There can be no assurance that we have the management expertise to successfully integrate the operations of any company that we might acquire in the future.

Our future success also depends on our ability to address potential market opportunities and to manage expenses to match our ability to finance operations.

The need to control our expenses will place a significant strain on our management and operational resources. If we are unable to control our expenses effectively, our business, results of operations and financial condition may be adversely affected.

Attracting and retaining key personnel is an essential element of our future success.

Our future success depends to a significant extent upon the continued service of our executive officers and other key management and technical personnel and on our ability to continue to attract, retain and motivate executive and other key employees. Experienced management and technical, marketing and support personnel in the defense and aerospace industries are in demand and competition for their talents is intense. The loss of the services of one or more of our key employees or our failure to attract, retain and motivate qualified personnel could have a material adverse effect on our business, financial condition and results of operations.
 
 
8

 
 
We are subject to strict governmental regulations relating to the environment, which could result in fines and remediation expense in the event of non-compliance.

We are required to comply with extensive and frequently changing environmental regulations at the federal, state and local levels. Among other things, these regulatory bodies impose restrictions to control air, soil and water pollution, to protect against occupational exposure to chemicals, including health and safety risks, and to require notification or reporting of the storage, use and release of certain hazardous substances into the environment. This extensive regulatory framework imposes significant compliance burdens and risks on us. In addition, these regulations may impose liability for the cost of removal or remediation of certain hazardous substances released on or in our facilities without regard to whether we knew of, or caused, the release of such substances. Furthermore, we are required to provide a place of employment that is free from recognized and preventable hazards that are likely to cause serious physical harm to employees, provide notice to employees regarding the presence of hazardous chemicals and to train employees in the use of such substances. Our operations require the use of chemicals and other materials for painting and cleaning that are classified under applicable laws as hazardous chemicals and substances. If we are found not to be in compliance with any of these rules, regulations or permits, we may be subject to fines, remediation expenses and the obligation to change our business practice, any of which could result in substantial costs that would adversely impact our business operations and financial condition.

We may be subject to fines and disqualification for non-compliance with Federal Aviation Administration regulations.

We are subject to regulation by the Federal Aviation Administration under the provisions of the Federal Aviation Act of 1958, as amended. The FAA prescribes standards and licensing requirements for aircraft and aircraft components. We are subject to inspections by the FAA and may be subjected to fines and other penalties (including orders to cease production) for noncompliance with FAA regulations. Our failure to comply with applicable regulations could result in the termination of or our disqualification from some of our contracts, which could have a material adverse effect on our operations. We have never been subject to such fines or disqualification.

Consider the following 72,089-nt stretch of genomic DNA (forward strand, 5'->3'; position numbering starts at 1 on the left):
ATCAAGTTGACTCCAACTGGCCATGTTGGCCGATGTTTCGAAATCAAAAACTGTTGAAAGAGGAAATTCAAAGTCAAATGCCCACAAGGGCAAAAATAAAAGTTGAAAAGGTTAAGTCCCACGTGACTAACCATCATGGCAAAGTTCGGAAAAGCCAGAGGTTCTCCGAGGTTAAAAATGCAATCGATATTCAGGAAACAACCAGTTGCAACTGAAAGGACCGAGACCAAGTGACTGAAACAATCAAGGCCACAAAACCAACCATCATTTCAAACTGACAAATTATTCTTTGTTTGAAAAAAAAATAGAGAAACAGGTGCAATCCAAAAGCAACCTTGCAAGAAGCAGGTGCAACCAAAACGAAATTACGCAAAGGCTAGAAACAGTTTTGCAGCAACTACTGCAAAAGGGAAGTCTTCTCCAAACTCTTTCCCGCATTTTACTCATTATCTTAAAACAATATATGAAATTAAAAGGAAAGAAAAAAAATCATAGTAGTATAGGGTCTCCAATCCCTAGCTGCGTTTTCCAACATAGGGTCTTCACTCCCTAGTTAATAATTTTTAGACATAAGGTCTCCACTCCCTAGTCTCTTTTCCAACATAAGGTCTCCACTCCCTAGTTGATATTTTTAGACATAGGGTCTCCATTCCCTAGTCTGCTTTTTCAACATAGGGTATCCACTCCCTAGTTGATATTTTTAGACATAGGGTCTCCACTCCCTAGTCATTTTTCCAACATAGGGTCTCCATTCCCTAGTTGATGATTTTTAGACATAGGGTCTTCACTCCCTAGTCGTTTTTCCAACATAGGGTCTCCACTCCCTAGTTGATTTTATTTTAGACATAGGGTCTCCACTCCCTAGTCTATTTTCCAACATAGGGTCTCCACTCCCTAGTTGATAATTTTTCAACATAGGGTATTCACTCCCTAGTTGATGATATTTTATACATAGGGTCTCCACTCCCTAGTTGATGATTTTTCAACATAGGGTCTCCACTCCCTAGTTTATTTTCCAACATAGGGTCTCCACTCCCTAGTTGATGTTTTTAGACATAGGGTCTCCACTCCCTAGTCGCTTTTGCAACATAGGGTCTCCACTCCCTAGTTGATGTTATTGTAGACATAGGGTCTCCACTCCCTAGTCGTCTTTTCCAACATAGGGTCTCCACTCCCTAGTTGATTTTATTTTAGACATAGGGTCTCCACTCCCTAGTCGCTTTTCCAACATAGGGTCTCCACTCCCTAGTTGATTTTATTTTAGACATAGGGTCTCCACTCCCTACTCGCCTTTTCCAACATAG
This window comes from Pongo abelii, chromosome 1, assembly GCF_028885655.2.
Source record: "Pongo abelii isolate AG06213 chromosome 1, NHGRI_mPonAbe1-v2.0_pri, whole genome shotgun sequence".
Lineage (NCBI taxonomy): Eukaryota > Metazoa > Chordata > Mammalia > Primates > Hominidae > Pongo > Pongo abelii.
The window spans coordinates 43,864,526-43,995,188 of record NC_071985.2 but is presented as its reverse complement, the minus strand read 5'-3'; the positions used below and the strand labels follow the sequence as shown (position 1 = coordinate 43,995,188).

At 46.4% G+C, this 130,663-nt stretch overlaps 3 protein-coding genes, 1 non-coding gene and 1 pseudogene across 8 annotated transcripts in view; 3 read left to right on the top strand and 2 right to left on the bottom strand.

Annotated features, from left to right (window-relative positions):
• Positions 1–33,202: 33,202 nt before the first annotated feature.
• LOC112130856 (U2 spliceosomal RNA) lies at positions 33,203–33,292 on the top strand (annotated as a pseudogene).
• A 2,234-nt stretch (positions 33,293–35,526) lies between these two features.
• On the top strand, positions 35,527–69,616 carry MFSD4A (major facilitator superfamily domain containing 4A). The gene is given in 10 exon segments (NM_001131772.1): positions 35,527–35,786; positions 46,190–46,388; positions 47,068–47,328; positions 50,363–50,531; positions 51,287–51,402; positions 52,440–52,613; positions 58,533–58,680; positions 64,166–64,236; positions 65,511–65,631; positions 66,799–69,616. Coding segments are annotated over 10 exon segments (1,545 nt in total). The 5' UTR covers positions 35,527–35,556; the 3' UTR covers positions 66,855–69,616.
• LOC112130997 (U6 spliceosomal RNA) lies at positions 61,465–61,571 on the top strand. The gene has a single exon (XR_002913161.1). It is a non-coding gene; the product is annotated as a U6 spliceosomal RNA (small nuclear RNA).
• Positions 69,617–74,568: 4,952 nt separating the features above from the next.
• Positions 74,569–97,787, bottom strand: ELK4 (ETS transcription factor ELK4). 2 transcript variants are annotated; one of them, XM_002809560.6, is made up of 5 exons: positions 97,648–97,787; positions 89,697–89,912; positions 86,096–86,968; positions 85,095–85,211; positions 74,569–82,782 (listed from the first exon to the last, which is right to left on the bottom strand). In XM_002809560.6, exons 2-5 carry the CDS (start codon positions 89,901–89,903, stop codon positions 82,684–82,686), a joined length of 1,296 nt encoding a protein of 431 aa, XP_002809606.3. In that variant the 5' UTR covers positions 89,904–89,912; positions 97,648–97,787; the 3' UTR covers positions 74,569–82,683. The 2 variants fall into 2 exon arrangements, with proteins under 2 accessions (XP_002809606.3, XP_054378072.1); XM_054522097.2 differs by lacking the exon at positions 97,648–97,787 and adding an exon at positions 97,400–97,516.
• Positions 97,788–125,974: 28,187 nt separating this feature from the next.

Terrorist acts and acts of war may seriously harm our business, results of operations and financial condition.

United States and global responses to the Middle East conflict, terrorism, perceived nuclear, biological and chemical threats and other global crises increase uncertainties with respect to U.S. and other business and financial markets. Several factors associated, directly or indirectly, with the Middle East conflict, terrorism, perceived nuclear, biological and chemical threats, and other global crises and responses thereto, may adversely affect the Company.

Risks Related to Our Indebtedness

Our indebtedness may materially adversely affect our operations.
 
      As is more fully described under the caption "Management's Discussion and Analysis of Financial Condition and Results of Operations - Liquidity and Capital Resources", we have significant indebtedness. Our loan facility is secured by substantially all of our assets. In the case of a continuing default under our loan facility, the lender will have the right to foreclose on our assets, which would have a material adverse effect on our business. Future payments of principal and interest or a change in policy by our lender may limit our ability to pay cash dividends to our stockholders.

Our leverage may adversely affect our ability to finance future operations and capital needs, may limit our ability to pursue business opportunities and may make our results of operations more susceptible to adverse economic conditions.
 
Our Indebtedness may limit our ability to pay dividentds.
 
The terms of our Loan Facility with PNC requires that we maintain certain financial covenants and that we may pay a dividend only if after taking such dividend into effect we satisfy certain prescribed financial conditions. It is likely that any loan facility we might enter into in replace of the PNC Facility would contain similar provisions.
 
 
 
9

 
 
Risks Related to our Common Stock and our Status as a Public Company

There is only a limited public market for our common stock.